Switzerland again no. 1 for competitiveness

Ranking comes in week with upbeat economic news

Patrick Odier

Patrick Odier, chairman, Swiss Bankers Association

GENEVA, SWITZERLAND – Switzerland has landed the top spot in the World Economic Forum’s world competitiveness report for the fifth year running, with the news coming during a week with several positive economic developments.

The top 10 out of 148 countries, in the WEF rankings:

Switzerland
Singapore
Finland
Germany
United States
Sweden
Hong Kong
Netherlands
Japan
United Kingdom.

In other economic news this week:

  • The federal LPP (“second pillar” in the Swiss public/private retirement system: pension funds) commission is recommending to the Federal Council that the minimum interest rate paid out in 2014 be increased from 1.5 to 1.75 percent, with financial markets showing improvements
  • The Swiss economy grew by 0.5 percent in the first half of the year, with GDP performing better than forecast, show figures released 3 September by Seco, the federal office of economic affairs. Private consumption drove the improvement, but a reassuring development is higher investments in machinery and equipment, a staple of the Swiss economy, for the first time in a year. The trade balance in goods shows imports down by 0.9 percent, with imports up 1.4 percent but this was balanced out by higher exports than imports for services.
  • Patrick Odier, chairman of the Swiss Bankers Association, made it clear at the group’s annual meeting 3 September that Swiss banks must now move in a new direction, with a US-Swiss agreement in hand, covering Swiss banks handling untaxed US assets. “We bear the sole responsibility in the coming years for acting in such a way that we live up to our responsibility to clients, staff, the economy, society and the next generation of bankers … Our strategy can be summed up in the words tax compliance, international standards, growth through open markets and fair competition.” Odier added that “a clear commitment to meeting international standards also implies an equally clear rejection of purely national solutions, as is currently envisaged in connection with tax-compliant foreign assets,” calling for the clean money strategy to be dropped.” He pointed to a difficult 2012 but noted that assets under management were up again. An SBA statement issued Monday notes: “at the end of 2012, banks in Switzerland managed CHF 5,565 billion of assets, a rise of CHF 320 billion on the previous year. The proportion of foreign assets remains unchanged at just over 50 percent of the total managed assets. This means that there was again no noticeable shift of foreign client money to other countries.”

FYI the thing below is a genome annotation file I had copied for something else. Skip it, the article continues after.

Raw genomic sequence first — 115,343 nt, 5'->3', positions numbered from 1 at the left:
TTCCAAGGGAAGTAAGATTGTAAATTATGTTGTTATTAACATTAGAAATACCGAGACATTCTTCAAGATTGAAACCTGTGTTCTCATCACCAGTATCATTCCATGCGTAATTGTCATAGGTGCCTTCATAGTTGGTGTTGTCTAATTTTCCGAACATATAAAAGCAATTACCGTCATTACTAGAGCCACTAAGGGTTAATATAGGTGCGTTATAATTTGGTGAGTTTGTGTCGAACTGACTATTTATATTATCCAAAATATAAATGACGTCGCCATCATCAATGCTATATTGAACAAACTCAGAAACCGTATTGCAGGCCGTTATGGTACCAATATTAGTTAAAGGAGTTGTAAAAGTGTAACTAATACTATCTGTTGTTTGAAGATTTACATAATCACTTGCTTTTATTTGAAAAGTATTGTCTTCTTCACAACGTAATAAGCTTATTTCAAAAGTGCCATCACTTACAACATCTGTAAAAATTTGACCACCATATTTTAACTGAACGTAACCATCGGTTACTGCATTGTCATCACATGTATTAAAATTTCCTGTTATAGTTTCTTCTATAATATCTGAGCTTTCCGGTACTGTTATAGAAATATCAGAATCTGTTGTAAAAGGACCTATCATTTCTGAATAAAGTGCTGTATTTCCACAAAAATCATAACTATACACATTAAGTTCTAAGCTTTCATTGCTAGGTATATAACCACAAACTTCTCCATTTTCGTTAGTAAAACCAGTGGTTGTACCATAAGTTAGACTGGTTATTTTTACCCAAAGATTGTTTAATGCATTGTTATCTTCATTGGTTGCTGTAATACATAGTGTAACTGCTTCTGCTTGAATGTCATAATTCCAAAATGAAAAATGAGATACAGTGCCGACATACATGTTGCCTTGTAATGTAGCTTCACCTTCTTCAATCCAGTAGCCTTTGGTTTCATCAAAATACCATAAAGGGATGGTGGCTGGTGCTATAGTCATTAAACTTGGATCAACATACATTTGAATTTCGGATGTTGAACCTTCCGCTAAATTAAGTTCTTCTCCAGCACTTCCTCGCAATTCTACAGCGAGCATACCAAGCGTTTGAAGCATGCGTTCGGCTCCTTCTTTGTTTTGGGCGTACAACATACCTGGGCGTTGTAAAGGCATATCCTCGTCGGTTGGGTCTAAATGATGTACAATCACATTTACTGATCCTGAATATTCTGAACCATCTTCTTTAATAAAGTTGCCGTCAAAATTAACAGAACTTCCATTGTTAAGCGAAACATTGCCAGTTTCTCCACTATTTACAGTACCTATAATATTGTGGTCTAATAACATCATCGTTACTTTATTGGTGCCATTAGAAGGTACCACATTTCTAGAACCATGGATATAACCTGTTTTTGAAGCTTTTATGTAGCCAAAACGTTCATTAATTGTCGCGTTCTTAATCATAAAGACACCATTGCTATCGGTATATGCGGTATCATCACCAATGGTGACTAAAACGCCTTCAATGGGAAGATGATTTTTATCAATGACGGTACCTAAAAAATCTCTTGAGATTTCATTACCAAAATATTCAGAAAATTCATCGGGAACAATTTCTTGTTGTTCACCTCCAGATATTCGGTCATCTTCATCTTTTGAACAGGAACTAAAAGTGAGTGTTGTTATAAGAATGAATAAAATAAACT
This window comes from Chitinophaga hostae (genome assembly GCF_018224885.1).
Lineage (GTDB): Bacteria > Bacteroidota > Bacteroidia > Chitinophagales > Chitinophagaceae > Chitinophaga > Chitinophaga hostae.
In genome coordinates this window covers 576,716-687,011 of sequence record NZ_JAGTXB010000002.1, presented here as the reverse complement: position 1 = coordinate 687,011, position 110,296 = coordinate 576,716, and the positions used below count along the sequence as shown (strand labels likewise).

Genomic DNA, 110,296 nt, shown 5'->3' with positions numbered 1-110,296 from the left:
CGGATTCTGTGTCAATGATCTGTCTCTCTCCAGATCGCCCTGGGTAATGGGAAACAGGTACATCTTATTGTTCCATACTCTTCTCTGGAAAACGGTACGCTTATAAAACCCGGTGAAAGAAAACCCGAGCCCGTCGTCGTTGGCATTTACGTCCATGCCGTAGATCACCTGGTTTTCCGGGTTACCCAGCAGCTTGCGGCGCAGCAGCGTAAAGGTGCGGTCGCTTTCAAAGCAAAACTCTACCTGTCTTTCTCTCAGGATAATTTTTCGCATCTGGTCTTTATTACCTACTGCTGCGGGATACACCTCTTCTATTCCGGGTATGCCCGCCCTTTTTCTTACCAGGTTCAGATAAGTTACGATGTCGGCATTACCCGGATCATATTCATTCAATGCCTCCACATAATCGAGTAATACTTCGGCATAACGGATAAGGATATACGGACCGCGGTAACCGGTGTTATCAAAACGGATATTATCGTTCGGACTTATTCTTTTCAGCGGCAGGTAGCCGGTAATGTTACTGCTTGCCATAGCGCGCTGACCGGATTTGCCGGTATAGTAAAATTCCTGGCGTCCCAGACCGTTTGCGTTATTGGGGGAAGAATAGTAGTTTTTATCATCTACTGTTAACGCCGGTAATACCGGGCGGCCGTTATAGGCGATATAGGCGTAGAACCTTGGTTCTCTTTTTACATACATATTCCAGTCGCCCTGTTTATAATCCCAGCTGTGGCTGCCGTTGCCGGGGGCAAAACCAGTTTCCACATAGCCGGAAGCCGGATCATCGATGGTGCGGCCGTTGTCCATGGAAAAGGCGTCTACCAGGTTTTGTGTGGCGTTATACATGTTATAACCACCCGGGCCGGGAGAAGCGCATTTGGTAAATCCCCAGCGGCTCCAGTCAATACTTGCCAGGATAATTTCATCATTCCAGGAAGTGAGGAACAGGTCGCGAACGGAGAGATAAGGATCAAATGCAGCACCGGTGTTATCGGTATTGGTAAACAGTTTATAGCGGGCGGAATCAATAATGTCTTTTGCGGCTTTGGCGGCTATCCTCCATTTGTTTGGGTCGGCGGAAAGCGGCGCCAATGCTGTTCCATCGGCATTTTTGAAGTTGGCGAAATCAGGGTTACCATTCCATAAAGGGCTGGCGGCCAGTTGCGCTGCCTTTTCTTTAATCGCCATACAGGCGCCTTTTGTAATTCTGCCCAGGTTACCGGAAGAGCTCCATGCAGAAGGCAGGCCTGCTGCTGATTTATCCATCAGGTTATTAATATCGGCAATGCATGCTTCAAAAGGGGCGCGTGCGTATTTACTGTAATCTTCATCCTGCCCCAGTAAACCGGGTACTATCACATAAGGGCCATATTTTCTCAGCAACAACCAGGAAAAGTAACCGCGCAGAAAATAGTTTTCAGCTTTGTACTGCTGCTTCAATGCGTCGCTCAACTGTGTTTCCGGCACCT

The WEF explanation for Switzerland’s unchanged first place in world rankings:

“Switzerland retains its 1st place position again this year as a result of its continuing strong performance across the board. The country’s most notable strengths are related to innovation and labor market efficiency as well as the sophistication of its business sector (ranking 2nd in all three). Switzerland’s top-notch scientific research institutions, along with other factors, make the country a top innovator. Productivity is further enhanced by a business sector that offers excellent on-the-job-training opportunities, both citizens and private companies that are proactive at adapting the latest technologies, and labor markets that balance employee protection with business efficiency.

Moreover, public institutions in Switzerland are among the most effective and transparent in the world (5th). Governance structures ensure a level playing field, enhancing business confidence: these include an independent judiciary, a strong rule of law, and a highly accountable public sector. Competitiveness is also buttressed by excellent infrastructure (6th) and highly developed financial markets (11th). Finally, Switzerland’s macroeconomic environment is among the most stable in the world (11th) at a time when many neighboring economies continue to struggle in this area. While Switzerland demonstrates many competitive strengths, maintaining its innovative capacity will require boosting the university enrollment rate of 56.8 percent, and also increasing the participation rate of women in the economy (86 percent) which continue to trail many other high-innovation countries.”